donderdag, juni 01, 2006

Mark Nortons one-and-a-half hour Framework walkthrough

By our guest author Gissur Jonsson
Mark Norton has made som forays into the nature of the framework in Sakai 2.2 and has emerged with quite som information. In general, refer to his slides for API specifics. My interests was mostly in his understanding of the AuthzGroup and the GroupProvider but there was alot about the new Entity model.

Entities provides a common model for working on objects within Sakai that has persistence and maybe uses outside of their originating tool. A good example is the resources but also syllabus entries and stuff like that springs to mind. Entities has a reference to the Producer who made them and they have Properties to describe their metadata. Edit extends Entity and provides mutability to the Entity object. The Entity Bus or the Entity Model will be a focus for futher development as a central service in Sakai. I expect a lot of kernel or core usages to spring from this model.

The actual blog from the session is quite extensive and probably not very interesting for the non-initiated non-coding person. So I'll try to wrap it up in a few words and then attach the rest of it as notes under the wiki presentation entry.

The overline of the five (formerly known as six - but Security and AuthzGroup got collapsed into one) models is as follows:

  • User Model for user properties and authentication (used to be in kernel). A UserDirectory provides searching capabilities for User objects with UserEdit objects as a way of changing information about users. External providers are implemented through UserDirectoryProvider and returns filled-out UserEdits for the queried user. A new thing is the external eid as a separate id to Sakais internal (cryptic) id. In most circumstances you would want to show users their eid...

  • Tool Model - I kinda missed the essentials here, not even sure if this is the proper name for it. But it breaks down to separating tools into a tool part, a service api part and a service impl part. At the lowest level, it should hook into the framework. All the other parts should only depend on own APIs.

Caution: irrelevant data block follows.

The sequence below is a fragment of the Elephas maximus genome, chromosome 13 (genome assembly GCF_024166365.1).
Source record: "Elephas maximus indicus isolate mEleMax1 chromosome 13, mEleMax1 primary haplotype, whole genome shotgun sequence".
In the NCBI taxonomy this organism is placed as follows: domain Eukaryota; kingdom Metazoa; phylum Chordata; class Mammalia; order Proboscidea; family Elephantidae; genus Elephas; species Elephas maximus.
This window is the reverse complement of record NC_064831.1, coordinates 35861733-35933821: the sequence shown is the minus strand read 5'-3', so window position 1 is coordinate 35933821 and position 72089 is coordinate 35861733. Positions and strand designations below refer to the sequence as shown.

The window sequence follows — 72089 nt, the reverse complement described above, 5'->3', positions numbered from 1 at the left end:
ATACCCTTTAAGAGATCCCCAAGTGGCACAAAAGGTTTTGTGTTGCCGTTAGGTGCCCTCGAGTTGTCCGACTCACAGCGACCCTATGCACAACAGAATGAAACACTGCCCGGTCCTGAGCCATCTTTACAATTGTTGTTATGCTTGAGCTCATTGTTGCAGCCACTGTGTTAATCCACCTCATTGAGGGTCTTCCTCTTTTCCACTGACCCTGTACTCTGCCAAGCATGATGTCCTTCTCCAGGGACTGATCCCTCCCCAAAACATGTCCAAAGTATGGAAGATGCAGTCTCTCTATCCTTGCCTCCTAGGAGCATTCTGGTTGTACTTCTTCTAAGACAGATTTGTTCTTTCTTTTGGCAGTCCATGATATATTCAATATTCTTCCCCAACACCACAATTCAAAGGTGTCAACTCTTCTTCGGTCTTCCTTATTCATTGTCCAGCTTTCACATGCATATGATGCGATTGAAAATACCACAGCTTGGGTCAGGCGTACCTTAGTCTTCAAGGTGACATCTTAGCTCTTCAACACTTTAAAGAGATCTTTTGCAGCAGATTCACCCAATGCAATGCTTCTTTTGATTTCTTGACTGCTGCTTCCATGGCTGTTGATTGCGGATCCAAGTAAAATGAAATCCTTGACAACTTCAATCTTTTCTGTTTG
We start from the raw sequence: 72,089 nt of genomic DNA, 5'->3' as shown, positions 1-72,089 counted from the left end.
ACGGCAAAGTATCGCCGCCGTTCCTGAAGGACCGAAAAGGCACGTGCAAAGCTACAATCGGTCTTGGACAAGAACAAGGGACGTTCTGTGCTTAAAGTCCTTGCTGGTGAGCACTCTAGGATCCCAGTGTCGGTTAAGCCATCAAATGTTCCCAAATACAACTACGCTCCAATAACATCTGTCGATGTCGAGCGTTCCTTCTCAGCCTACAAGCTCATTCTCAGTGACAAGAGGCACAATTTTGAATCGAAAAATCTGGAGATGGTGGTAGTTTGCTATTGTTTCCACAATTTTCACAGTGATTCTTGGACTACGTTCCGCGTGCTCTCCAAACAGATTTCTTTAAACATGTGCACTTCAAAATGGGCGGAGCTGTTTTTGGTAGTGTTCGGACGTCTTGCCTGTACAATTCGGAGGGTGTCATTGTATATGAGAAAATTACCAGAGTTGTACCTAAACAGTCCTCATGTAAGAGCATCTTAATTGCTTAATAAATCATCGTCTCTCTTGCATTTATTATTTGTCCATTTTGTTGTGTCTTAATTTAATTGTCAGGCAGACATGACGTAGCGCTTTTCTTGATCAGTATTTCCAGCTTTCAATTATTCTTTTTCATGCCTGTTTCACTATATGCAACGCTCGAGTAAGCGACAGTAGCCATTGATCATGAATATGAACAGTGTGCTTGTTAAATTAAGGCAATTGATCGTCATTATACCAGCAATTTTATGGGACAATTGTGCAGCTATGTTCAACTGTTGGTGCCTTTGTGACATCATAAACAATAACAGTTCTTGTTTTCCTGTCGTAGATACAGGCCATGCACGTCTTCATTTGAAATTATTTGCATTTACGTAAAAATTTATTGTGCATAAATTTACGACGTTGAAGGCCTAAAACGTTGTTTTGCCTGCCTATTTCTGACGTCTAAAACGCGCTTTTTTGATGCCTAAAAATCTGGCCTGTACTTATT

• Security Model manages permissions for users by a unlock-by-key scheme. It's basically just a function (lock) that is granted (by key) to a user, managed by collecting users in groups called authzgroups (formerly realms). Likewise a set of functions are collected in a role that expresses a given set of users' rights within a site context.

  • Content Model manages all uploaded documents etc. It can be stored internally in the database or (recommended) externally on the file system. A limitation in the content hosting model means that all backup and restore is per server instance, not user instance.

  • Site Model wraps up all kind of site-specific things, like tool placement etc. Of particular interest was the notion that pages is not the same as tools. You can have more than one tool on a page, but in other circumstances only one tool per site is allowed. Try for instance to use admin site editing to add more than one chat tool pages to a site - it will actually be the same active chat for both pages.

And that's it - sorry about the noisy first edition - if you are interested in the full edition, go to this site.

You can find the slides here at a later date

2 opmerkingen:

  1. Thanks Gissur! Really appreciate it that you were willing to be a guest author of our weblog.